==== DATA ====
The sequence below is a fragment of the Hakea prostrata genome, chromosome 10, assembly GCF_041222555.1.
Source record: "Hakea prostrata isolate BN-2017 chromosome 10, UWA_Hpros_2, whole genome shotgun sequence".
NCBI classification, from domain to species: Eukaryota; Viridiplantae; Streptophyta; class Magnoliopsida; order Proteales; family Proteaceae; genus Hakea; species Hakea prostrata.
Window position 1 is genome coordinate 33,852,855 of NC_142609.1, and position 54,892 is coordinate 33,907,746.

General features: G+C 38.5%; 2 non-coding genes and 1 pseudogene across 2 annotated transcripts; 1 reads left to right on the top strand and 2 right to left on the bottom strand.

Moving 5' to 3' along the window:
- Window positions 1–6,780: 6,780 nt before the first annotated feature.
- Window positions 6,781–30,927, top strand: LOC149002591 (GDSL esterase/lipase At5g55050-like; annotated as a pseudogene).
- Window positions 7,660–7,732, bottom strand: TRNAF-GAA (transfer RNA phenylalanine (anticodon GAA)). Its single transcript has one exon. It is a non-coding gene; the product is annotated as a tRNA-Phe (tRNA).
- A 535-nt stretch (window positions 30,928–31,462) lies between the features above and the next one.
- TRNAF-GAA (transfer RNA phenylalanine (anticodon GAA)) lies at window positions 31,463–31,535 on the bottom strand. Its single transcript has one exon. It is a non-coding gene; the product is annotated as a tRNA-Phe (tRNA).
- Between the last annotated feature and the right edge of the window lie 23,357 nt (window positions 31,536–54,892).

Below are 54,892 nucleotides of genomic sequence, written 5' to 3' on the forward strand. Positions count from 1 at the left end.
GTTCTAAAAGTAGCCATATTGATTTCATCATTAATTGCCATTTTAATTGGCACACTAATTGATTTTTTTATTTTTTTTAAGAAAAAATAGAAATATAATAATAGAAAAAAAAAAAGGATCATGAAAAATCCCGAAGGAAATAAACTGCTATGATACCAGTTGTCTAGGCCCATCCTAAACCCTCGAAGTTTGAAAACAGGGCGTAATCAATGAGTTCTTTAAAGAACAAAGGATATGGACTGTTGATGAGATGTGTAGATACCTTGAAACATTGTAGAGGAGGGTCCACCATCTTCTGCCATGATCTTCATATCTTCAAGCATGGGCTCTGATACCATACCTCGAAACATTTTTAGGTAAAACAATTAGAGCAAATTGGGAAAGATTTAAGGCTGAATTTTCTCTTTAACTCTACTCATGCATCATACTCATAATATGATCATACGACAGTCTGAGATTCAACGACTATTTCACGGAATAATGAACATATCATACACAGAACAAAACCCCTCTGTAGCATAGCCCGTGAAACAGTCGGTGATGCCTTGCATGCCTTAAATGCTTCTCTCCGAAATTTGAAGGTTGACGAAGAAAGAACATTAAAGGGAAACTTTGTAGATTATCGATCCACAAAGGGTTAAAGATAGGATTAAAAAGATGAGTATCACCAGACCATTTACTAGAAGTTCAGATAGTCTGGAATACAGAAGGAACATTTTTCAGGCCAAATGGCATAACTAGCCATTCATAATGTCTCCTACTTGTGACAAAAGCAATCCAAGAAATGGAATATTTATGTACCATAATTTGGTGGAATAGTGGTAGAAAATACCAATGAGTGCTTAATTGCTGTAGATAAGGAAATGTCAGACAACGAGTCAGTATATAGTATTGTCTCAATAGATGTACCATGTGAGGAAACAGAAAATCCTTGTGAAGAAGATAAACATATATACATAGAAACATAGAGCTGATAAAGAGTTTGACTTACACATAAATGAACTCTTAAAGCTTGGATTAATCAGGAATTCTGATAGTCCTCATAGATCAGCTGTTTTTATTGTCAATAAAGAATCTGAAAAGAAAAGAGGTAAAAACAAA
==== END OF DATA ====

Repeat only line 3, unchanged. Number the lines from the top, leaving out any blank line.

NCBI classification, from domain to species: Eukaryota; Viridiplantae; Streptophyta; class Magnoliopsida; order Proteales; family Proteaceae; genus Hakea; species Hakea prostrata.